April 30, 2012
Reuters: Najib Razak may still call elections as early as June
by Stuart Grudgings & Siva Sithraputhran, Reuters
Prime Minister Abdul Najib Razak appeared today to have weathered the weekend’s violent electoral reform protest and may still call elections as early as June.
Running battles between protesters and Police in Kuala Lumpur highlighted growing tensions in the South-East Asian nation as it prepares for close elections that could threaten the ruling coalition’s 55-year grip on power.
Najib has been seen as leaning towards an election in June – well before his mandate expires next March – but his appeal to middle-class voters may suffer if accusations of Police brutality against 250,000 protesters gain traction.
However, any political fallout appeared to be limited because protesters were at least partly to blame for the violence, which resulted in hundreds of arrests.
Opposition leader Anwar Ibrahim (right) gave a speech at the rally organised by the independent BERSIH movement for election reforms and was accused by some ruling party members and state media of inciting the crowd to break through police barriers.
“That proves that BERSIH was hijacked and that Anwar was trying to use it as an election tactic,” Nur Jazlan Mohamed, a member of parliament for the ruling United Malays National Organisation (UMNO), told Reuters.
He said Najib would still be inclined to call elections early, possibly in June.Najib’s approval rating, at a lofty 69 percent in the most recent opinion poll, tumbled last year after a heavy-handed police reaction to a previous BERSIH rally for electoral reform.
Since then, he has reached out to middle-class and younger voters by abolishing some colonial-era security laws and pushing limited reforms of an electoral system the Opposition says favours his long-ruling National Front coalition.
He is due to announce Malaysia’s first national minimum wage for private sector workers tonight – the eve of Labour Day – in another sign that elections are approaching four years after historic opposition gains in 2008.
Government sources told Reuters last month the wage would be set at between RM800 and RM900 per month.
The government and state-controlled media were quick to put the blame on protesters for the clashes, which began after some demonstrators broke through police barriers blocking them from entering the city’s Dataran Merdeka (Independence Square).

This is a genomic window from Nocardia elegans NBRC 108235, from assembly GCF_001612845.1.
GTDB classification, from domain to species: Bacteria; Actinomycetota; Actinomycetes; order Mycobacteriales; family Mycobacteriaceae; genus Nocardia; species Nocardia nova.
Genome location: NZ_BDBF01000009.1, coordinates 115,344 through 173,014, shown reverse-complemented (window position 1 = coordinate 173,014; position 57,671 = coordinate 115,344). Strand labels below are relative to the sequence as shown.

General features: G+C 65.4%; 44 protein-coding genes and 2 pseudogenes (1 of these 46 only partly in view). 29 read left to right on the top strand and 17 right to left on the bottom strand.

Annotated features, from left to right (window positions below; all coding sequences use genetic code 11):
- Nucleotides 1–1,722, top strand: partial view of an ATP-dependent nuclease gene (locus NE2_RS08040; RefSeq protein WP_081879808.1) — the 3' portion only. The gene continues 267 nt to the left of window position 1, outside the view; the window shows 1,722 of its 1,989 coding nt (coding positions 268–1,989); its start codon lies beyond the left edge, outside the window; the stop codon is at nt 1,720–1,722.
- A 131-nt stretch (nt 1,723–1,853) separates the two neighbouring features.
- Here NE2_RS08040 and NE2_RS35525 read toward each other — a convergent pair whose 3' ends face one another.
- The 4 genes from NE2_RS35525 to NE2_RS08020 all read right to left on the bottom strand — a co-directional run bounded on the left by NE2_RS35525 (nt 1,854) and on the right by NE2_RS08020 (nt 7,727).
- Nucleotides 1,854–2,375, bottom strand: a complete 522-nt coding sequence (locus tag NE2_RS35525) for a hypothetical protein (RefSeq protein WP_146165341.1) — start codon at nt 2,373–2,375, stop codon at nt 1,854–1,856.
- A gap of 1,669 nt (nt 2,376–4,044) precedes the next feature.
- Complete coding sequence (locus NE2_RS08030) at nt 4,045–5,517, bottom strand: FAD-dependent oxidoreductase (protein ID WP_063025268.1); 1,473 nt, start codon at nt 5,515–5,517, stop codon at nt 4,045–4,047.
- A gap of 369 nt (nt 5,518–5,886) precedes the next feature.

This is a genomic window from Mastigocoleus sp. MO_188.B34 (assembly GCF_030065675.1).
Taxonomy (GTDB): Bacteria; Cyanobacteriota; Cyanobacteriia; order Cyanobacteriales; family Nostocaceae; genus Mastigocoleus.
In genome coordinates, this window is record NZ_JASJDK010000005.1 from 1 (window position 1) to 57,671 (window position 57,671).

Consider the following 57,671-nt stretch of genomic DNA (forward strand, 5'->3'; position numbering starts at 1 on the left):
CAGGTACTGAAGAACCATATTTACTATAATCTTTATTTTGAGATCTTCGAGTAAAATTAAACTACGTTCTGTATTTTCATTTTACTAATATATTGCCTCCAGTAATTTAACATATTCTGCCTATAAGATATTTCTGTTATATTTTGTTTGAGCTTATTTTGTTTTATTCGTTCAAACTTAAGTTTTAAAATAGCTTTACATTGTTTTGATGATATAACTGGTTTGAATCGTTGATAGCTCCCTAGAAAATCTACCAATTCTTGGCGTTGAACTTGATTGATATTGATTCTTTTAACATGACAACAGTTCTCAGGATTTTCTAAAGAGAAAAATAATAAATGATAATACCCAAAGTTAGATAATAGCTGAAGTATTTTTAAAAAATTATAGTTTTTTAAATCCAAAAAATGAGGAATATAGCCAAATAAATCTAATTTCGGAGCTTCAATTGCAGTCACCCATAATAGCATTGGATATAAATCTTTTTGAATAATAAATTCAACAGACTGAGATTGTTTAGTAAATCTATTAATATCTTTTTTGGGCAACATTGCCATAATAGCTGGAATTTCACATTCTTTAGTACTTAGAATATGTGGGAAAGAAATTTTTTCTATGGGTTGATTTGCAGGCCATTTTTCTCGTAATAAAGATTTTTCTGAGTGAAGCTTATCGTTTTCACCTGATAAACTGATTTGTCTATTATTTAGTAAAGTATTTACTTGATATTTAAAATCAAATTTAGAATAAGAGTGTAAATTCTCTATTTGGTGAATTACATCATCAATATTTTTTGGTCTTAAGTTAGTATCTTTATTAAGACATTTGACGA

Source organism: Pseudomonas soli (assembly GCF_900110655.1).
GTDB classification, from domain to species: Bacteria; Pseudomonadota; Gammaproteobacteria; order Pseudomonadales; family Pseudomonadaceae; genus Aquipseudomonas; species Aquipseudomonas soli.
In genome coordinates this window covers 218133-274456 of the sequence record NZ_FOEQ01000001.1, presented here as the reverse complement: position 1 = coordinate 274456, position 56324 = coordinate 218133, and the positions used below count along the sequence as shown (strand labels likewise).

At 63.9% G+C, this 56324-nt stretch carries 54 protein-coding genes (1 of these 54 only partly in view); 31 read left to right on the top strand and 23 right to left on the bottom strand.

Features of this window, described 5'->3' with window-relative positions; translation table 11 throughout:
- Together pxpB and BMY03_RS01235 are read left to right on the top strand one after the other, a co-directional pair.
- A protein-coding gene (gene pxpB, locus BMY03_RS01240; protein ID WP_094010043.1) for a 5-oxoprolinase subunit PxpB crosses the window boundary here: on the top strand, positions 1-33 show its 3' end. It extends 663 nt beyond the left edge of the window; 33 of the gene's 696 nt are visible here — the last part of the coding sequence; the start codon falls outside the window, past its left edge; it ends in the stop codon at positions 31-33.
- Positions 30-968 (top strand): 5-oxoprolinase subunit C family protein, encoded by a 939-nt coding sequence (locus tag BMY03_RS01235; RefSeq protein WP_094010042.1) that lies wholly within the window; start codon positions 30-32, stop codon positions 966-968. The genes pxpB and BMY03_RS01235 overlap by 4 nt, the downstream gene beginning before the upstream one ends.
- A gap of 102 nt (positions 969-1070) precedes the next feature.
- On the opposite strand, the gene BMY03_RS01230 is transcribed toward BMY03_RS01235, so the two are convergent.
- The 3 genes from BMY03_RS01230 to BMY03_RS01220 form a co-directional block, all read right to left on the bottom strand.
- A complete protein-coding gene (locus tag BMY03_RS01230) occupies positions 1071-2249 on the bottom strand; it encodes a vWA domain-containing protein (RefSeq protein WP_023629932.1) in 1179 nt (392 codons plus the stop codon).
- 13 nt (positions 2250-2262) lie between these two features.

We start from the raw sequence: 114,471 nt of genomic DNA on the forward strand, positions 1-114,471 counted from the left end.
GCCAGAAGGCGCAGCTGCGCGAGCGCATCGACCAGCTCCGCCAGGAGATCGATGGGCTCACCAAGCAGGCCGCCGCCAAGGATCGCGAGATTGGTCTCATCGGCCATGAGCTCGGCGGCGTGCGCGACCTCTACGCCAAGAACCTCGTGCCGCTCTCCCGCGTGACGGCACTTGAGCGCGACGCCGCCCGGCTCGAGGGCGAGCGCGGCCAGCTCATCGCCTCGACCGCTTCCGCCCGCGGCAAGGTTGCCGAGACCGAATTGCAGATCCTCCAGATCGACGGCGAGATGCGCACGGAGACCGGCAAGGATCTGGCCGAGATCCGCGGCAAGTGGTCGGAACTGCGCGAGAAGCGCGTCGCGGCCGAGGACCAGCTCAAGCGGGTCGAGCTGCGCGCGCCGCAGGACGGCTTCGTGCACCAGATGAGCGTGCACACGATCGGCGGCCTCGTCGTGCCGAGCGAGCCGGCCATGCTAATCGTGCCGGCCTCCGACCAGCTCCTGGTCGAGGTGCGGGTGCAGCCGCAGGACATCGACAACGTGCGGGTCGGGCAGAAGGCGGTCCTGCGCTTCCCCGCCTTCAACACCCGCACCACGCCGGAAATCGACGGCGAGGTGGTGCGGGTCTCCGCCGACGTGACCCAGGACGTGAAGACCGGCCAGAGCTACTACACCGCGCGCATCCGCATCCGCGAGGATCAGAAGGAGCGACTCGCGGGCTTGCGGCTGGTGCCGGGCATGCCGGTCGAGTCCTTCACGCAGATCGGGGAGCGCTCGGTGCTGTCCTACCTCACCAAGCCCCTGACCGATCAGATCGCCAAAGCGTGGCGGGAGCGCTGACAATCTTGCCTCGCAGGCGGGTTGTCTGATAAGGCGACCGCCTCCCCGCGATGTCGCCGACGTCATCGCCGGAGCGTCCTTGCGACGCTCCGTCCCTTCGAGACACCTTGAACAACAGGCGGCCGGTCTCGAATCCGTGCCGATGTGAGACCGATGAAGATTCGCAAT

“A Show of Hooliganism,” read a headline in the pro-government New Straits Times, which carried pictures of yellow-shirted protesters throwing sticks at police and kicking Police cars.
Najib said that Police had been the main victims of the violence, but that any allegations of police brutality would be investigated. Protest leaders and the country’s Opposition blamed the Police for an overzealous response and dozens of witnesses gave evidence of Police brutality after officers fired tear gas and chemically-laced water at the unarmed protesters.
“When I walked passed a pack of police officers on both sides, they punched and kicked me,” Wong Chin Huat (right), one of the leaders of the BERSIH electoral reform movement, told the news website Malaysiakini.
“I fell down. When it looked like I was going to faint, they stopped hitting me.”
Anwar, a former Deputy Prime Minister who was acquitted on charges of sodomy in January, denied inciting the protesters, saying the government was trying to deflect the blame for not fully addressing demands for electoral reforms.
Rahul Bajoria, a regional economist with Barclays Capital in Singapore, said the chaotic weekend scenes in Kuala Lumpur were “a short-term negative but not a game-changer” and had not changed his view that elections are likely to be held in June.
“One should not get distracted by what’s happening on the political front,” he said. “There’s enough momentum in the economy both from an investment perspective and from the reforms perspective.”